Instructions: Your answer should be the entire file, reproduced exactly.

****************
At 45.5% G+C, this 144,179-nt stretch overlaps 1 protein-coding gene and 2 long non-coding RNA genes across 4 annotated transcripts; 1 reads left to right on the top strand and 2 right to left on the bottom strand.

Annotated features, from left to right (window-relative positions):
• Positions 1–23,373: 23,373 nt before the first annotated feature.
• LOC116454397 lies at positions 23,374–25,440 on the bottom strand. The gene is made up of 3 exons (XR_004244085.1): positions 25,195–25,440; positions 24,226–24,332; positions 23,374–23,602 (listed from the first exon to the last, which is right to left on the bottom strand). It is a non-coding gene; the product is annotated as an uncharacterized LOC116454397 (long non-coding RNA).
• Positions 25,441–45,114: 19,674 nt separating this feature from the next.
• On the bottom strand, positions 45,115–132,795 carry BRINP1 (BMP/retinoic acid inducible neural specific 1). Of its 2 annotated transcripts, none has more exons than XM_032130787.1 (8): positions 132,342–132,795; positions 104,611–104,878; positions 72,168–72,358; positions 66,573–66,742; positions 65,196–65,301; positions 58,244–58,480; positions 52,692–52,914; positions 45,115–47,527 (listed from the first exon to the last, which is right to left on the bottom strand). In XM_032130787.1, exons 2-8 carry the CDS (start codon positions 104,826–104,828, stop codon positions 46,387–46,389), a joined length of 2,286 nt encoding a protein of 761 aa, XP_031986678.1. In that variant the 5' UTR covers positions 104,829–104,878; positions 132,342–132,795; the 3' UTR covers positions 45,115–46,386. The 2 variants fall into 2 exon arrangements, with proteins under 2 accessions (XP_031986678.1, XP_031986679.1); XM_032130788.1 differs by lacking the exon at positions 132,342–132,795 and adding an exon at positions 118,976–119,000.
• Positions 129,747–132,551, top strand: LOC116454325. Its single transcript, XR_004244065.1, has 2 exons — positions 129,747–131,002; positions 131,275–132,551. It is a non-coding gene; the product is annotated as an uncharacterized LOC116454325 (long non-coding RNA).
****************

At 45.5% G+C, this 144,179-nt stretch overlaps 1 protein-coding gene and 2 long non-coding RNA genes across 4 annotated transcripts; 1 reads left to right on the top strand and 2 right to left on the bottom strand.

Annotated features, from left to right (window-relative positions):
• Positions 1–23,373: 23,373 nt before the first annotated feature.
• LOC116454397 lies at positions 23,374–25,440 on the bottom strand. The gene is made up of 3 exons (XR_004244085.1): positions 25,195–25,440; positions 24,226–24,332; positions 23,374–23,602 (listed from the first exon to the last, which is right to left on the bottom strand). It is a non-coding gene; the product is annotated as an uncharacterized LOC116454397 (long non-coding RNA).
• Positions 25,441–45,114: 19,674 nt separating this feature from the next.
• On the bottom strand, positions 45,115–132,795 carry BRINP1 (BMP/retinoic acid inducible neural specific 1). Of its 2 annotated transcripts, none has more exons than XM_032130787.1 (8): positions 132,342–132,795; positions 104,611–104,878; positions 72,168–72,358; positions 66,573–66,742; positions 65,196–65,301; positions 58,244–58,480; positions 52,692–52,914; positions 45,115–47,527 (listed from the first exon to the last, which is right to left on the bottom strand). In XM_032130787.1, exons 2-8 carry the CDS (start codon positions 104,826–104,828, stop codon positions 46,387–46,389), a joined length of 2,286 nt encoding a protein of 761 aa, XP_031986678.1. In that variant the 5' UTR covers positions 104,829–104,878; positions 132,342–132,795; the 3' UTR covers positions 45,115–46,386. The 2 variants fall into 2 exon arrangements, with proteins under 2 accessions (XP_031986678.1, XP_031986679.1); XM_032130788.1 differs by lacking the exon at positions 132,342–132,795 and adding an exon at positions 118,976–119,000.
• Positions 129,747–132,551, top strand: LOC116454325. Its single transcript, XR_004244065.1, has 2 exons — positions 129,747–131,002; positions 131,275–132,551. It is a non-coding gene; the product is annotated as an uncharacterized LOC116454325 (long non-coding RNA).